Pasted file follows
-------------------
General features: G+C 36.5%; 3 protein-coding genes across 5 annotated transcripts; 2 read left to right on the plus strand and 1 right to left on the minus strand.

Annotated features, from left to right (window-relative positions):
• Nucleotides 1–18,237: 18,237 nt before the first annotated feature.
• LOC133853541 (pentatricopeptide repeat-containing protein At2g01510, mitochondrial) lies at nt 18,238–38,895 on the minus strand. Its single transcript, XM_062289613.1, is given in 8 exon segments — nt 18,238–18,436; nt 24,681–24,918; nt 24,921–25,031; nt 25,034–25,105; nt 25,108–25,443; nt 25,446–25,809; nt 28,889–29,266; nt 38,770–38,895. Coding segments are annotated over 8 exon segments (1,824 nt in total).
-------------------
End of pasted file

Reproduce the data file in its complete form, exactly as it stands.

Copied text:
General features: G+C 36.5%; 3 protein-coding genes across 5 annotated transcripts; 2 read left to right on the plus strand and 1 right to left on the minus strand.

Annotated features, from left to right (window-relative positions):
• Nucleotides 1–18,237: 18,237 nt before the first annotated feature.
• LOC133853541 (pentatricopeptide repeat-containing protein At2g01510, mitochondrial) lies at nt 18,238–38,895 on the minus strand. Its single transcript, XM_062289613.1, is given in 8 exon segments — nt 18,238–18,436; nt 24,681–24,918; nt 24,921–25,031; nt 25,034–25,105; nt 25,108–25,443; nt 25,446–25,809; nt 28,889–29,266; nt 38,770–38,895. Coding segments are annotated over 8 exon segments (1,824 nt in total).